December 20, 2020
First Reading 2 Samuel 7:1-5, 8B-12, 14A, 16
Second Reading Romans 16:25-27
Gospel Luke 1:26-38
Artwork by Jasmine S. | Class of 2022
I often think of Mother Teresa’s comments on prayer. She said, “I used to believe that prayer changes things, but now I know that prayer changes us and we change things.” She was spot on in sharing this, and also a bit countercultural. In a world where people still cling to the material transformations they think prayer brings – a cure to cancer, a safe flight, a peaceful family outing, less traffic – the saint’s observation runs the risk of sounding like a blunt dismissal of very real hopes and dreams. At best, Mother Teresa’s unabashed acknowledgement that prayer does not directly change things reminds us that prayer is not hokey or magical.
Rather, prayer changes things through human beings, God’s agents, whose attitudes and dispositions are brought to conversion, who attune themselves deliberately, and patiently, to hear better and better answers.
Once this conviction is reached, the person must proclaim what they know. People roundabout hear the better answer and act stunned, like they don’t know where it came from. Who, or what, is to account for such a change, such an inexplicable event? The answer is: people. Even with something seemingly inexplicable, it is people who help others to arrive at an understanding of the phenomenon that is just short of God, that is, to quote John Steinbeck in East of Eden, “good enough.”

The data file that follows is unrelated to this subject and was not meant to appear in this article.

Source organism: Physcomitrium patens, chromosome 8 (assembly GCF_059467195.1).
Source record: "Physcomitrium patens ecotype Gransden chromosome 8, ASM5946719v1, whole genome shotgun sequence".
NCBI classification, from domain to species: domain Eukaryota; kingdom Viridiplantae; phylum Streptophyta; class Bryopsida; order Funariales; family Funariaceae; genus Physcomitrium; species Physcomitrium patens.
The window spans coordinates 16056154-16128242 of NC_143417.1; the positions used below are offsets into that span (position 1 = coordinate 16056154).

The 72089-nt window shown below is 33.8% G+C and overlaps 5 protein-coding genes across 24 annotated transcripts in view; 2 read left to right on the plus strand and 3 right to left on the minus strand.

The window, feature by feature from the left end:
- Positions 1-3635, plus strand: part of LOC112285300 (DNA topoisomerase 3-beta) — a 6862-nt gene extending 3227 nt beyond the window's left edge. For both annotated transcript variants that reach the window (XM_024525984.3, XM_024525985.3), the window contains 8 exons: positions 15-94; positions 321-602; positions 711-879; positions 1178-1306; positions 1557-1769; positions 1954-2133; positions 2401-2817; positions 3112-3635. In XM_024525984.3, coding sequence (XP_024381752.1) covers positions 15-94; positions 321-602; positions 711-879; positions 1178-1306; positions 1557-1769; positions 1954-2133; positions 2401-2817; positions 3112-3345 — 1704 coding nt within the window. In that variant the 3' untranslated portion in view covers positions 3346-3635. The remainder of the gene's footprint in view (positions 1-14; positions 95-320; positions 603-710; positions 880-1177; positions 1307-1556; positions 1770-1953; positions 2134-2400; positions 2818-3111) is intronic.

Enter Nathan in the life of King David in the first reading. Nathan first humbly concedes to his king and employer that he should do whatever he has in mind regarding his hang-up of building a better dwelling place for the ark of God. He basically says, “Do your best and it’ll be just fine.” His reason? That “the Lord is with you.”
Stopping here, Nathan is in a state of becoming similar to the former person Mother Teresa recognizes she once was. He believes God will simply change things and that his involvement is not needed beyond some kind of abstract sincerity; Nathan cares about King David and seems to think that will be enough.
The Lord has other plans for Nathan, though. In the night, in prayer, the prophet receives vivid instructions for what to tell David next. He receives a better answer. And, more importantly, he communicates it. The answer is awe-inspiring and sweeping. He is the agent who brings God’s work to completion, which is why we call him “prophet.” Nathan knows what Mother Teresa came to know in the building effect of prayer, that God does not change things, that he changes things.
The result? David embraces God’s covenant with him and his lineage opening the door through time for the eventual birth of Christ. The reason it worked? A person, the prophet called Nathan.
By Luke Janicki